The JessException class has a method getCause which returns non-null when a particular JessException is a wrapper for a foreign exception. JessException.getCause() will return the real exception that was thrown. Your JessException handlers should always check getCause(); if your handler simply displays a thrown exception, then it should display the return value of getCause(), too.
20. When I try to use Jess in my Java program, I get a stack trace that includes the method "Rete.loadScriptLib()." What's wrong?
There's a file "scriptlib.clp" inside the "jess" package -- i.e., it's in the same directory as Rete.class . If you're compiling and deploying your own copy of Jess from source, then you must include this file along with the .class files when you deploy Jess. It must remain in the "jess" directory.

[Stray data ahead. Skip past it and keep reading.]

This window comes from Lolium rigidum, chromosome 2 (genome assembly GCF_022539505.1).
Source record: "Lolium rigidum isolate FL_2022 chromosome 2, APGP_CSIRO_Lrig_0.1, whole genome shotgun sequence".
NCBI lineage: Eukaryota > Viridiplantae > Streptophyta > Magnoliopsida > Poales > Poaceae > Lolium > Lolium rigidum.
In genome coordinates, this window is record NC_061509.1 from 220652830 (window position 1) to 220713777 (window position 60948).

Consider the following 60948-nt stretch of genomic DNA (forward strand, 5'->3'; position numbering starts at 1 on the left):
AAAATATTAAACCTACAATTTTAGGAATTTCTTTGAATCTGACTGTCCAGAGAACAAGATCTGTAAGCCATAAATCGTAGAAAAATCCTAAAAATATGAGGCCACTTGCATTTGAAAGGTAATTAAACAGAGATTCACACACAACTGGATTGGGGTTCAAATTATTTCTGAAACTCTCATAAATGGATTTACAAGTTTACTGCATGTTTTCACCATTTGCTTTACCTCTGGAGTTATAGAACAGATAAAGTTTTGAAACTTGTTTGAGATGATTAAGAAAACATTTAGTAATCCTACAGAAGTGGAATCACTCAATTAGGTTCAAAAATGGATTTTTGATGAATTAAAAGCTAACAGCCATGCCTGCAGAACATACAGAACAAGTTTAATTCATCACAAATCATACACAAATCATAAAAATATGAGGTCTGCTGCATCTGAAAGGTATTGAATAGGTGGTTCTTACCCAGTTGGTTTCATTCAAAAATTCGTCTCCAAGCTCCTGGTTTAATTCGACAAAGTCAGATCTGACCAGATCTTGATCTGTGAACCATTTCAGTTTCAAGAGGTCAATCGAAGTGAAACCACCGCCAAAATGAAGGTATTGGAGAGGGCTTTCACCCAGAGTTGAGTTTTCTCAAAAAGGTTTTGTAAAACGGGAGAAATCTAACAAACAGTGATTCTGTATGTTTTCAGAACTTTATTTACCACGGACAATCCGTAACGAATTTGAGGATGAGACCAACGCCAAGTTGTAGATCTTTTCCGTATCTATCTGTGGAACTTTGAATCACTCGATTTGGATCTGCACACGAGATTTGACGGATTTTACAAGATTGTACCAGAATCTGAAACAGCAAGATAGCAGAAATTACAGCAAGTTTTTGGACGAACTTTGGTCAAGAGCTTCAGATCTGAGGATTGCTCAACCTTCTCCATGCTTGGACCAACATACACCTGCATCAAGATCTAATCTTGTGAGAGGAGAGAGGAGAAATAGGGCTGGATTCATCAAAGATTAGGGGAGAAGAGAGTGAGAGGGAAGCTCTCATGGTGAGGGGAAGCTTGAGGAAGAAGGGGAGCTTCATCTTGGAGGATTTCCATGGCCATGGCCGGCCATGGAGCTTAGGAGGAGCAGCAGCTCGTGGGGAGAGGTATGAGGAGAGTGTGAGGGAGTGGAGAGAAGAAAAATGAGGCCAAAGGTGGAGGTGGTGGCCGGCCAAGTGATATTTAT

21. Why doesn't jess.jar have a Main-Class attribute so that I can double-click it and launch Jess?
This is deliberate. If you launch Jess that way, the Java classloader will not load any classes from outside jess.jar; Jess will be a closed system. This doesn't happen if you run it the way we suggest.
22. When is the next version of Jess coming out?
Jess 7.1p2 was released on November 5th, 2008. Work on the next version of Jess, which will support Java 5 features, has begun.
23. I have the JessDE installed. I upgraded some other Eclipse plugins and installed some new ones using the automatic update feature, and now the JessDE has completely disappeared! I don't see any "clp" file icons, no "clp" file editor, nothing. What's going on?
Some users have reported that updating other Eclipse features can cause the JessDE plugins to be disabled. We don't know why this happens, but we know what to do: open the dialog box at Help > Software Updates > Manage Configuration in Eclipse, and enable the JessDE feature.

Feedback? ejfried@sandia.gov